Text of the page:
Hurricane Laura has made landfall in southwestern Louisiana as one of the most powerful storms to hit the state, with forecasters warning it could push a massive wall of water 65km inland from the sea.
Laura made landfall just before 1am on Thursday as a Category 4 storm packing winds of 240km/h in the small town of Cameron, Louisiana, the National Hurricane Center (NHC) said.
It rapidly weakened to a Category 2 storm on Thursday morning with maximum sustained winds of 168km/h as it moved north and battered southwest Louisiana, a marshy region particularly prone to storm surge and flooding.
Besides threatening life, the storm was barreling toward the heart of the US oil industry, forcing oil rigs and refineries to shut down production.
Laura's winds tore through Lake Charles, Louisiana all night, ripping roofs from buildings and shattering glass windows, videos posted to Twitter showed.
The city of 78,000 was seeing sustained winds of 137km/h and gusts up to 206km/h, in the hour after landfall, the NHC said.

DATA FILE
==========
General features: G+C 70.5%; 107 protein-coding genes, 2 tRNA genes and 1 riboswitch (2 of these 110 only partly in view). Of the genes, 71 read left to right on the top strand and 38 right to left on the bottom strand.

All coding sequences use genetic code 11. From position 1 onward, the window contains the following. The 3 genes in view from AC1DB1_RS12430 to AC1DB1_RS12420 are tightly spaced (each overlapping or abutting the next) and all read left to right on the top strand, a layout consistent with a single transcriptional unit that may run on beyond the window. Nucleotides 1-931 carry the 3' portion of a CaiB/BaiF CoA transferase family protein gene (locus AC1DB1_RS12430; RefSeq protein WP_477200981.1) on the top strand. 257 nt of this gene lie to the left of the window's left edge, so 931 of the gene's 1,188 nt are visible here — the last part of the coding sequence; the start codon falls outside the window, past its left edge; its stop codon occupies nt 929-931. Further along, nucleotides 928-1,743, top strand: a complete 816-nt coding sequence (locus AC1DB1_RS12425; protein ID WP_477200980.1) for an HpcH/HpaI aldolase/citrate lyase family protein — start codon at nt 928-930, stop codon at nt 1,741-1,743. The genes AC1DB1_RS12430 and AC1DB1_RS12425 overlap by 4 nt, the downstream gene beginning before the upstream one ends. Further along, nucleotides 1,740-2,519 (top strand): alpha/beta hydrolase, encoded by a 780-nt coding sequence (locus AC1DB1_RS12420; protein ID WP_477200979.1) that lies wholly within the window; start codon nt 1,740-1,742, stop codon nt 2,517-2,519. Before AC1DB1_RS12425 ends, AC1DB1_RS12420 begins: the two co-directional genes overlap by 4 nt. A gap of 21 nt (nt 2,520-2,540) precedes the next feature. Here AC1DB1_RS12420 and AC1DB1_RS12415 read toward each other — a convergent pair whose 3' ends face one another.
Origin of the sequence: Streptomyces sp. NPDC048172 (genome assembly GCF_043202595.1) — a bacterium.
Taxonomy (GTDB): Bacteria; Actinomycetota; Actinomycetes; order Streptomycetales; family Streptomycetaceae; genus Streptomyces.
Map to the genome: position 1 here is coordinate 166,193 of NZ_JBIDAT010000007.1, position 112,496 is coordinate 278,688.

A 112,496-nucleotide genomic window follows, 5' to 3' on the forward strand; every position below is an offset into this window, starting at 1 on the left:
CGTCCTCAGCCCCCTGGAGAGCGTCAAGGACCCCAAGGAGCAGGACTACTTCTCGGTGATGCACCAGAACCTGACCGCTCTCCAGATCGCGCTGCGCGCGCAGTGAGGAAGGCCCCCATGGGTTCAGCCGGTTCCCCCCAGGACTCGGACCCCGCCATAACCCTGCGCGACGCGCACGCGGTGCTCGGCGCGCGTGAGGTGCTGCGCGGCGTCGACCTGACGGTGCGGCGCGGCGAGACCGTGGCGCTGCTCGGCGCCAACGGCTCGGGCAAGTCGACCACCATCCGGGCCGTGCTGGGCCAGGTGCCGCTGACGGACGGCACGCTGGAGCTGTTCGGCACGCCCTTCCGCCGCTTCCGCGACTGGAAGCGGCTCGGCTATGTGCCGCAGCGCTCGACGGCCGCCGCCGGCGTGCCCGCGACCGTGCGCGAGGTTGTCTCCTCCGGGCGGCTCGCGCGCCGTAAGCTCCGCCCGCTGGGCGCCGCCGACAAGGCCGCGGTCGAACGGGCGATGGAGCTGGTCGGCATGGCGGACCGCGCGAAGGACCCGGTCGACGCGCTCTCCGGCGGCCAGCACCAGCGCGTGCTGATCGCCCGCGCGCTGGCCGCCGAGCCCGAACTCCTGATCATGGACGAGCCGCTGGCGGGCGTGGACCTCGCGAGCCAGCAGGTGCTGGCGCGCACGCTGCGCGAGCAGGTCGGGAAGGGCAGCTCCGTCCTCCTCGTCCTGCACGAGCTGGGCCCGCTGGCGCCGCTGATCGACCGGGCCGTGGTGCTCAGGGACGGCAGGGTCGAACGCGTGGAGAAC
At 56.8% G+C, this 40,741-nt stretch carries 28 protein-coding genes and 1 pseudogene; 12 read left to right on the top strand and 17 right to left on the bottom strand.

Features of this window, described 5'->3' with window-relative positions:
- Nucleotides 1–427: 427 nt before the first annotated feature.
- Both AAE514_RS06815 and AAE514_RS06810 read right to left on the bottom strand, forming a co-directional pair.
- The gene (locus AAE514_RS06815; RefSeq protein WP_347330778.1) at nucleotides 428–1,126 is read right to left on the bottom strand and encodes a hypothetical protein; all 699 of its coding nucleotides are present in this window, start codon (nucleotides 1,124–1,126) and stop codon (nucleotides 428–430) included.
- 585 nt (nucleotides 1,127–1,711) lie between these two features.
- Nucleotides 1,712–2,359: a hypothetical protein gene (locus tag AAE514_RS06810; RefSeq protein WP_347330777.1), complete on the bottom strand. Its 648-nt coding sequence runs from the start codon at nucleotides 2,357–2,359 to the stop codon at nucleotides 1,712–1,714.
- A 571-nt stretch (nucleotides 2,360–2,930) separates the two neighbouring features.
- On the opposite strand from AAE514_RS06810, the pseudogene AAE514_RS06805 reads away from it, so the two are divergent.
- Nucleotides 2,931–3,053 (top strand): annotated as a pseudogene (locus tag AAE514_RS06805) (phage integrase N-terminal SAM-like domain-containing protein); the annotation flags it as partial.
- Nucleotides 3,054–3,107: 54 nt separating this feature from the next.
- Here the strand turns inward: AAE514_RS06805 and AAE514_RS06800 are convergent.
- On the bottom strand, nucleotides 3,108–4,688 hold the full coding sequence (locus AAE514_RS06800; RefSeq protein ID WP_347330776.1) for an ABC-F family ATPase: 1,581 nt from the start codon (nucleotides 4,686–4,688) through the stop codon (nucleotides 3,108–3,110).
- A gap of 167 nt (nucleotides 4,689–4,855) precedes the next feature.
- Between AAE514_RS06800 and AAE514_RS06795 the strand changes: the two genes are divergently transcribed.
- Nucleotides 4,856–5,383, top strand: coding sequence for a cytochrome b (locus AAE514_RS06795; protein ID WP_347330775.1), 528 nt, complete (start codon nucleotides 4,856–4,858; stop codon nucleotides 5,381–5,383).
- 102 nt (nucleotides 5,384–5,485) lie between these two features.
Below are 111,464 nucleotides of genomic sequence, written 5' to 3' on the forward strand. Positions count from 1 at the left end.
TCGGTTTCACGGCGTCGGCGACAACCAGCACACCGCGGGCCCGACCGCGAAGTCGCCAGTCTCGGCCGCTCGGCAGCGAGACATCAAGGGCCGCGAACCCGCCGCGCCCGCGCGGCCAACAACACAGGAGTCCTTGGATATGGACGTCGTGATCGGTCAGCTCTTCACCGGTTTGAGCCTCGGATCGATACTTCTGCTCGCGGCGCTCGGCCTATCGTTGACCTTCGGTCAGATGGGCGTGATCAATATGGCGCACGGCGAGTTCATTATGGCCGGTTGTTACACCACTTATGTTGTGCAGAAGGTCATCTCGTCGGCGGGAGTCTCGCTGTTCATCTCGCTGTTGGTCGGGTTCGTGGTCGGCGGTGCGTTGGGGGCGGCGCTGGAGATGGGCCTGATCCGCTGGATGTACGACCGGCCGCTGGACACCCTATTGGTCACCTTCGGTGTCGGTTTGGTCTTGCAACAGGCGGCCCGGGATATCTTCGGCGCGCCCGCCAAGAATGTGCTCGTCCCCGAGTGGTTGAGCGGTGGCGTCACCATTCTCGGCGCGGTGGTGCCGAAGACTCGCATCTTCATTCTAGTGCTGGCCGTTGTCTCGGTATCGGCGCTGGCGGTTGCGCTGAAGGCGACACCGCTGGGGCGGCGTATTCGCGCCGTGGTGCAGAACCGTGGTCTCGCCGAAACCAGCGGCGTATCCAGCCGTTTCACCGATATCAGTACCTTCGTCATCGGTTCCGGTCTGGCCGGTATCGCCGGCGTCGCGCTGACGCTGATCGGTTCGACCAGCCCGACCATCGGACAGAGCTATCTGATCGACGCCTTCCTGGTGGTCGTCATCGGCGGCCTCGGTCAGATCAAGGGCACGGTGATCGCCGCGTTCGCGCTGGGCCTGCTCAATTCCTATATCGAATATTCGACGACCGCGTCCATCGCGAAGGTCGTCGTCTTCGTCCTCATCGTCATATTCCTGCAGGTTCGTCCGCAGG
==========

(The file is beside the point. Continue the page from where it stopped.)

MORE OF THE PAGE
"This is one of the strongest storms to impact that section of coastline," said David Roth, a forecaster with the National Weather Service.
"We worry about that storm surge going so far inland there because it's basically all marshland north to Interstate 10. There is little to stop the water."
Officials across the hard-hit area said it would be several hours before they could get out to begin search and rescue missions. Downed trees blocking roadways were expected to be the biggest immediate challenge for rescuers.
"Catastrophic storm surge, extreme winds and flash flooding continues in portions of Louisiana," the NHC said in an early Thursday bulletin.
About 620,000 people were under mandatory evacuation orders in Louisiana and Texas.
The storm surge could penetrate inland from Sea Rim State Park, Texas to Intracoastal City, Louisiana, and could raise water levels as high as six metres in parts of Cameron Parish, Louisiana, the NHC said.
"To think that there would be a wall of water over two stories high coming on shore is very difficult for most to conceive, but that is what is going to happen," said National Weather Service meteorologist Benjamin Schott at a news conference on Tuesday.
Most of Louisiana's Cameron Parish would be under water at some point, Schott added.
Laura could also spawn tornadoes on Thursday over Louisiana, Arkansas and western Mississippi and was expected to drop heavy rain over the region, the NHC said.